For Halloween the Toronto Symphony presented their latest film with a live accompaniment, namely Psycho. A film buff might call it “Hitchcock’s Psycho.“ A film-music buff might prefer “Bernard Herrmann’s Psycho” which is closer to how I see it.
Without Herrmann? You lose one of the most distinctive moments in cinematic history, namely the shower. Hitchcock visualized it as a silent sequence. Herrmann saw it differently: not for the first time.
Yes it was a fun evening, verging on a happening, just like previous films in this series (Back to the Future and Vertigo). Some of us accepted the challenge to dress in costume for the occasion, as did members of the TSO. There were at least two Norman Bates’s, wearing a gray wig, one portrayed by yours truly.
In the orchestra not only did we see several distinctive characters, but one player even came as the shower, complete with a curtain & curtain rod plus something resembling a shower head; and miraculously the “water” didn’t hit her instrument as she managed to keep playing.
At one time horror films were normally “B” pictures, the trashiest of the trashy. And yet, in the latest British Film Institute poll (in the Sept 2012 issue of Sight & Sound), Psycho tied for # 35 in the poll, one of four Bernard Herrmann films in the top fifty (Taxi Driver is tied for #31, Citizen Kane is #2, and Vertigo is #1). While I don’t believe Psycho will ever displace Vertigo at the top of that list, I actually think it’s a far better film, and that Herrmann’s score for Psycho might be the best score of all.
How is it that the score for this black and white film can seem to be scored in black and white? (although come to think of it that’s literally true of all musical notation). Herrmann used only strings, severely limiting his expressive vocabulary and in the process, perfectly matching Hitchcock’s film. The dry astringent music was so much more than a commercial product, a daring piece of art that never gets old. Vertigo is a sentimental relic in comparison.
Psycho gives me one of my favourite moments in the film music course I teach at the Royal Conservatory. We watch the shower scene the way Hitchcock watched it at first, which is to say, silently. And just like him, we observe that it doesn’t work terribly well without the music.
We also do the opposite: listen to that music without any shower or knives. It’s a curious thing, that this music can actually be beautiful and abstract, when lifted out of its Bates Motel context.
Watching this live performance of the Psycho score was hugely instructive. It’s a chamber orchestra this time, a much smaller & tighter ensemble than for either Vertigo or Silvestri’s Back to the Future. In fact the sound is powerful yet never very loud. Wow, amazing that the effects are every bit as powerful –that is, terrifying – as ever. At the opening it sounds quite a bit different from what I’m accustomed to on the DVD, because in the big Roy Thomson Hall space the balance is slightly different. The basses are more clearly audible than they are on the DVD. The violins are not nearly so edgy, their treble tones sucked up by the hall. I wonder whether the sound on the DVD (and the film) has been corrected, the treble boosted. There is extra presence on that recording, and I suspect it’s an artificial effect, now that I’ve heard the score played. This music is very pretty.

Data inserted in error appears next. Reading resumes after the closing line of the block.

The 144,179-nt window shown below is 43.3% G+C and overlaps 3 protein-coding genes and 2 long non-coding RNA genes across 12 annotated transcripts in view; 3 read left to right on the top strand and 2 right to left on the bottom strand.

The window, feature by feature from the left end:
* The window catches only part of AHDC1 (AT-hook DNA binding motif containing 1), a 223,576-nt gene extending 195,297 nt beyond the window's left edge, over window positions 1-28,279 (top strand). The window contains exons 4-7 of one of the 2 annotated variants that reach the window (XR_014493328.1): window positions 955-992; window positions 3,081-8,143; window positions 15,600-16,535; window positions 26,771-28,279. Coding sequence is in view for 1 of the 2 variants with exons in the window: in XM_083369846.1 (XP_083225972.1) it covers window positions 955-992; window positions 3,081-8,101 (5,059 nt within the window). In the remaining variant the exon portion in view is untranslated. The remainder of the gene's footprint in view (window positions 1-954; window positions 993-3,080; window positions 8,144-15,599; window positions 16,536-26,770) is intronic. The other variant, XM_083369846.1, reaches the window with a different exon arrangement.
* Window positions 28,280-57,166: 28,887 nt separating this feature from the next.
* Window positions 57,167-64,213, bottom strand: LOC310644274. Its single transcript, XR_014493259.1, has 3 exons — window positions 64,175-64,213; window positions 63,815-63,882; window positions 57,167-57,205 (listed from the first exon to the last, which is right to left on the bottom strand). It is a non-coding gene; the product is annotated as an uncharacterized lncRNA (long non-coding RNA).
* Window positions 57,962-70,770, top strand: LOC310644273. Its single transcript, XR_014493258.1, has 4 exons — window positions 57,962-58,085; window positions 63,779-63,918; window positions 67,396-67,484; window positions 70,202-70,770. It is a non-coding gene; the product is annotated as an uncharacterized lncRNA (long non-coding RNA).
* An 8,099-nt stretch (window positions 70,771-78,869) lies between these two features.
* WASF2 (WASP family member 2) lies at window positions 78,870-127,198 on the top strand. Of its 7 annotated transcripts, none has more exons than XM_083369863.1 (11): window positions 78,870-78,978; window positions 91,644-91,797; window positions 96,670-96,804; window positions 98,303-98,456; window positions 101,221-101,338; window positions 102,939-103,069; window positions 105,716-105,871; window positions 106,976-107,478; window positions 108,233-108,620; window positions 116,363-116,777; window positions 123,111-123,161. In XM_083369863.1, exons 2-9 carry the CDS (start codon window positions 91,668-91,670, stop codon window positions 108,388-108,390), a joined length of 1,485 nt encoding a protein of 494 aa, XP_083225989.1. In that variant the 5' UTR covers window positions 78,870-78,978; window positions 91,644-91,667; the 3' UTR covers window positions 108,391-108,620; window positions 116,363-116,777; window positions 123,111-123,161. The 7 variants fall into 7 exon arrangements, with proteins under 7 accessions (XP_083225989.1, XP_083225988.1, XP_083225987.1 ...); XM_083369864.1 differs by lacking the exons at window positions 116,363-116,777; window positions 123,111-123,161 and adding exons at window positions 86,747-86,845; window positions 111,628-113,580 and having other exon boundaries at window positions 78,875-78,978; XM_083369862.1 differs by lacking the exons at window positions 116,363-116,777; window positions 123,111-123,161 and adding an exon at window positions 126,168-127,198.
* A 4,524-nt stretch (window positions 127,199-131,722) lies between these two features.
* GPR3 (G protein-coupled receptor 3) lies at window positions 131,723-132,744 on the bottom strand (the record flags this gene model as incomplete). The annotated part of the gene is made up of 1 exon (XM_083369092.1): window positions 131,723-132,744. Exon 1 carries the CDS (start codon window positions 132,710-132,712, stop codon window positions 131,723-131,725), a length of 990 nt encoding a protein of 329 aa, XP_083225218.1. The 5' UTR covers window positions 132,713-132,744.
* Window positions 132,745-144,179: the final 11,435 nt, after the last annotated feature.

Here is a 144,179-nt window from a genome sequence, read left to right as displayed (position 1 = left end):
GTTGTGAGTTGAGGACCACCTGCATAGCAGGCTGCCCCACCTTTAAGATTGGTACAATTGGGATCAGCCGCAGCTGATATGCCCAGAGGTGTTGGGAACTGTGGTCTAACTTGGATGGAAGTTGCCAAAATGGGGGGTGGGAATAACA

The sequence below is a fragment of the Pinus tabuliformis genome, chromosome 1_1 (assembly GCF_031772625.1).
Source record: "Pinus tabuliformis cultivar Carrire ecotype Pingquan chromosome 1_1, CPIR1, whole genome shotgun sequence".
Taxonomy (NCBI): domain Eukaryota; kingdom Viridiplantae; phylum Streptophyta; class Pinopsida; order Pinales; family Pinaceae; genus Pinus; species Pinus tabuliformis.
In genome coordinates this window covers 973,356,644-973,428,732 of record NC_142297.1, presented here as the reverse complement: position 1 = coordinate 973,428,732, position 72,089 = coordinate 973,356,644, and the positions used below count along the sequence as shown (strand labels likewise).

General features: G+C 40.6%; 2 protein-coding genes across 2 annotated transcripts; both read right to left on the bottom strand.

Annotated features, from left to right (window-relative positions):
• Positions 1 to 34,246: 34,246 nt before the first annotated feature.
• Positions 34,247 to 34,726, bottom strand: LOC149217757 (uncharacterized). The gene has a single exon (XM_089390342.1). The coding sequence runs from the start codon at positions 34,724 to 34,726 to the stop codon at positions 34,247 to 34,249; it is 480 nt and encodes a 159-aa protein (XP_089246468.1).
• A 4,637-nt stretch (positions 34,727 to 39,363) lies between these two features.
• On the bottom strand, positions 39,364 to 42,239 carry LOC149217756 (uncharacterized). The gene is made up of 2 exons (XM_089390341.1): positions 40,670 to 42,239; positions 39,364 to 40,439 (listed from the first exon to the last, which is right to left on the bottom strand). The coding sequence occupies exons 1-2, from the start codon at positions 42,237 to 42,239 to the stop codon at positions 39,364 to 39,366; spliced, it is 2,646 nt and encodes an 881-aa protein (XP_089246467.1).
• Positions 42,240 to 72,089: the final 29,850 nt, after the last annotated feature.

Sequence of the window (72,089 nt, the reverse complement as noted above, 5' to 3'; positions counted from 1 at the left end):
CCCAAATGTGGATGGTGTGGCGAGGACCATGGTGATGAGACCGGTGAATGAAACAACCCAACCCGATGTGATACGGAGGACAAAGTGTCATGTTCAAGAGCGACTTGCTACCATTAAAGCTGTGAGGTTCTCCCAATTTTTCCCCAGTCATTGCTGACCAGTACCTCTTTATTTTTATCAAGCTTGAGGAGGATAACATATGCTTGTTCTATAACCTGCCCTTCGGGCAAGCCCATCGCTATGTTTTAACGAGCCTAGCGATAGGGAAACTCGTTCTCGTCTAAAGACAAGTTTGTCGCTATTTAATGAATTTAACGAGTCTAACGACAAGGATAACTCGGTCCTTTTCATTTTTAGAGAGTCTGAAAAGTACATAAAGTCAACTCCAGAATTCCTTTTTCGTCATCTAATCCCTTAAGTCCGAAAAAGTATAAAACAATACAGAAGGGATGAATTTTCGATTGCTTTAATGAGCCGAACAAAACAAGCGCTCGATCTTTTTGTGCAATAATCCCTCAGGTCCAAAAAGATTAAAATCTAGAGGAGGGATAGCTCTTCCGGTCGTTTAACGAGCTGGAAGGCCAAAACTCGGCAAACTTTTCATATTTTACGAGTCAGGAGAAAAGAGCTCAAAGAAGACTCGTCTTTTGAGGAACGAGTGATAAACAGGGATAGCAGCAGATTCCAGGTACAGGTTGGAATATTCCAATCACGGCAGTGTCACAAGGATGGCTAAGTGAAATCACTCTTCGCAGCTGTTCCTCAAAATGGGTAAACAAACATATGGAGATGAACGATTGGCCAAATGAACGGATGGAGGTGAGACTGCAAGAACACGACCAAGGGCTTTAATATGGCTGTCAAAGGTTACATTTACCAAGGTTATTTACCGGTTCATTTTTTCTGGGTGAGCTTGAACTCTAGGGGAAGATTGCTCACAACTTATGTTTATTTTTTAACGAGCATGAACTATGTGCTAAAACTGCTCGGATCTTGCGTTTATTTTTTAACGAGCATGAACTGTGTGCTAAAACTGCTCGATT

I can’t help noticing similarities to other shows & works I’ve seen lately.
- The last scene with the psychiatrist is a prototype for so many scenes, so many forensic investigations up to and including the harrowing scene with Allegra Fulton as the lawyer in The Trouble with Mr Adams, and Owen McCausland’s observer in the Canadian Opera Company’s Pyramus & Thisbe.
- Melodrama is far from dead, I am realizing. There seems to be no choice by any of the main characters in Hitchcock’s great trilogy (Vertigo, North by Northwest, or Psycho), and yet one of the truly brilliant things about Gord Rand’s script (The Trouble with Mr Adams) is how he creates three powerful scenes, carefully shaping the plot so that none of the peronages has any real scope for choice or agency. If you stop and think about it for a moment, while we’re told in our English classes that melodrama is an old genre that’s dead, when we look at film and much of modern drama it ain’t necessarily so
- Watching a film you’ve seen a zillion times on a big screen? It’s brand new. There are things you can’t see on a small screen at home.
The film score is the great new musical genre that continues to fly under the radar, a century after its birth. For the TSO to present these films is one of the most exciting things one can see in Toronto, a way to see films as though they were brand new. In this and other projects, the TSO are making good on their promise to give us new ways to hear music.
I’m all ears.
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